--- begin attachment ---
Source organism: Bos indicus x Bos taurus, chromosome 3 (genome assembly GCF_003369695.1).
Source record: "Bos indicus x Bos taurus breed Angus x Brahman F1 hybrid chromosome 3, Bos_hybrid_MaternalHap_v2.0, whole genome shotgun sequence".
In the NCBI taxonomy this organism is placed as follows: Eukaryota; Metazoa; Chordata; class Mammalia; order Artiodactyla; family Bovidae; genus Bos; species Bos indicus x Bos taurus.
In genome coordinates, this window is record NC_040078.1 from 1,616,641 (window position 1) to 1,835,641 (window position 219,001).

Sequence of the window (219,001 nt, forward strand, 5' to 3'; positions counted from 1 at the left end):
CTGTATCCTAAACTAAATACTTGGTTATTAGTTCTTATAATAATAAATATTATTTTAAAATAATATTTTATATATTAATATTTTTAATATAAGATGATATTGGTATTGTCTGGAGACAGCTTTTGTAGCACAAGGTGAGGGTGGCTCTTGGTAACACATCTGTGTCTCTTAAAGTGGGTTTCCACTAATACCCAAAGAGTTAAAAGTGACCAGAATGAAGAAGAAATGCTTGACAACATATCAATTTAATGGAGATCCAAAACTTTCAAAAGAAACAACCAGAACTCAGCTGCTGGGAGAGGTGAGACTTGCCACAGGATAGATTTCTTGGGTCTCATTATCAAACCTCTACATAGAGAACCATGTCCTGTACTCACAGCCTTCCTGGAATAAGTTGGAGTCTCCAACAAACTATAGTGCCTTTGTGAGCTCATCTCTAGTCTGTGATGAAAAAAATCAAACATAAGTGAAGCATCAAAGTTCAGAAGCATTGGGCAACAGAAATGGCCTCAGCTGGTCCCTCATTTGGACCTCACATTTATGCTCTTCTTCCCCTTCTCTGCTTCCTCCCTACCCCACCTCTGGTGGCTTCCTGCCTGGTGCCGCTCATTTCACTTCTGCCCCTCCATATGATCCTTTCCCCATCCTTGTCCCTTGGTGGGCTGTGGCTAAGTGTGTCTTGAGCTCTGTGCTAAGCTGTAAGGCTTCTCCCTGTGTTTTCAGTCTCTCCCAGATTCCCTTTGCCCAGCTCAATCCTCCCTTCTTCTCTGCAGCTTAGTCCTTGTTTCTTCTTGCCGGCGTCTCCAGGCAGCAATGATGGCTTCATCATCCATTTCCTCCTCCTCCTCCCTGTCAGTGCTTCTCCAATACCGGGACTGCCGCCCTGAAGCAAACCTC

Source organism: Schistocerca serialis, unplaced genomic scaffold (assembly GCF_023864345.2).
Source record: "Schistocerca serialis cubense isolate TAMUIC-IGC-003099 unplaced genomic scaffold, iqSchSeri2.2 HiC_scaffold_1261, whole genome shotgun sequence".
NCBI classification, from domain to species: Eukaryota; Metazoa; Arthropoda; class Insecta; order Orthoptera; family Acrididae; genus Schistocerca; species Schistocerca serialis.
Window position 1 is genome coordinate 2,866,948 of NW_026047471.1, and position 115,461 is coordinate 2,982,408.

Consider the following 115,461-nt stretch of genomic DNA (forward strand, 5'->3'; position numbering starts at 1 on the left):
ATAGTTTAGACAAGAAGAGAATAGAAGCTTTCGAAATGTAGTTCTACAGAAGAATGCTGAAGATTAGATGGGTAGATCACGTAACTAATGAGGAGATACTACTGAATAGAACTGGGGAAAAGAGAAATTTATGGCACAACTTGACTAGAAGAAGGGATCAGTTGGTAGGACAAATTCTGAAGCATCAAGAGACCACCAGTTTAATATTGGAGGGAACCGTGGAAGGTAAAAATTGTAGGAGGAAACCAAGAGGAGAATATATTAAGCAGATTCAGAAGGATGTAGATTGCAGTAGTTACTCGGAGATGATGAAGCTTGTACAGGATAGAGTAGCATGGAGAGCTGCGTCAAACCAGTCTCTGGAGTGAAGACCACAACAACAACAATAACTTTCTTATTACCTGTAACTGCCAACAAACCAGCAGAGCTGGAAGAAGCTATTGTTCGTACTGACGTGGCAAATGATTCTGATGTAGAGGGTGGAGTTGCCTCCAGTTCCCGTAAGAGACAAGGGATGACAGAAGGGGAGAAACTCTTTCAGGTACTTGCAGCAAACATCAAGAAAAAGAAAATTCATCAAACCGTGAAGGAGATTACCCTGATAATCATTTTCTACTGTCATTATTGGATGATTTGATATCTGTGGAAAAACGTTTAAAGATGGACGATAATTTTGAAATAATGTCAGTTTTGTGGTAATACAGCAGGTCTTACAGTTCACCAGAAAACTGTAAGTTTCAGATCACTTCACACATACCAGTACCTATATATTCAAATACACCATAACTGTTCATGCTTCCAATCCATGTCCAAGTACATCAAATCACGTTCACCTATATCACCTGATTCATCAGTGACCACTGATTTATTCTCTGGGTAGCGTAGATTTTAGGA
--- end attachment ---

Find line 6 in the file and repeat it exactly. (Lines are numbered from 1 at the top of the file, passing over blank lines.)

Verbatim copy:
CTGTATCCTAAACTAAATACTTGGTTATTAGTTCTTATAATAATAAATATTATTTTAAAATAATATTTTATATATTAATATTTTTAATATAAGATGATATTGGTATTGTCTGGAGACAGCTTTTGTAGCACAAGGTGAGGGTGGCTCTTGGTAACACATCTGTGTCTCTTAAAGTGGGTTTCCACTAATACCCAAAGAGTTAAAAGTGACCAGAATGAAGAAGAAATGCTTGACAACATATCAATTTAATGGAGATCCAAAACTTTCAAAAGAAACAACCAGAACTCAGCTGCTGGGAGAGGTGAGACTTGCCACAGGATAGATTTCTTGGGTCTCATTATCAAACCTCTACATAGAGAACCATGTCCTGTACTCACAGCCTTCCTGGAATAAGTTGGAGTCTCCAACAAACTATAGTGCCTTTGTGAGCTCATCTCTAGTCTGTGATGAAAAAAATCAAACATAAGTGAAGCATCAAAGTTCAGAAGCATTGGGCAACAGAAATGGCCTCAGCTGGTCCCTCATTTGGACCTCACATTTATGCTCTTCTTCCCCTTCTCTGCTTCCTCCCTACCCCACCTCTGGTGGCTTCCTGCCTGGTGCCGCTCATTTCACTTCTGCCCCTCCATATGATCCTTTCCCCATCCTTGTCCCTTGGTGGGCTGTGGCTAAGTGTGTCTTGAGCTCTGTGCTAAGCTGTAAGGCTTCTCCCTGTGTTTTCAGTCTCTCCCAGATTCCCTTTGCCCAGCTCAATCCTCCCTTCTTCTCTGCAGCTTAGTCCTTGTTTCTTCTTGCCGGCGTCTCCAGGCAGCAATGATGGCTTCATCATCCATTTCCTCCTCCTCCTCCCTGTCAGTGCTTCTCCAATACCGGGACTGCCGCCCTGAAGCAAACCTC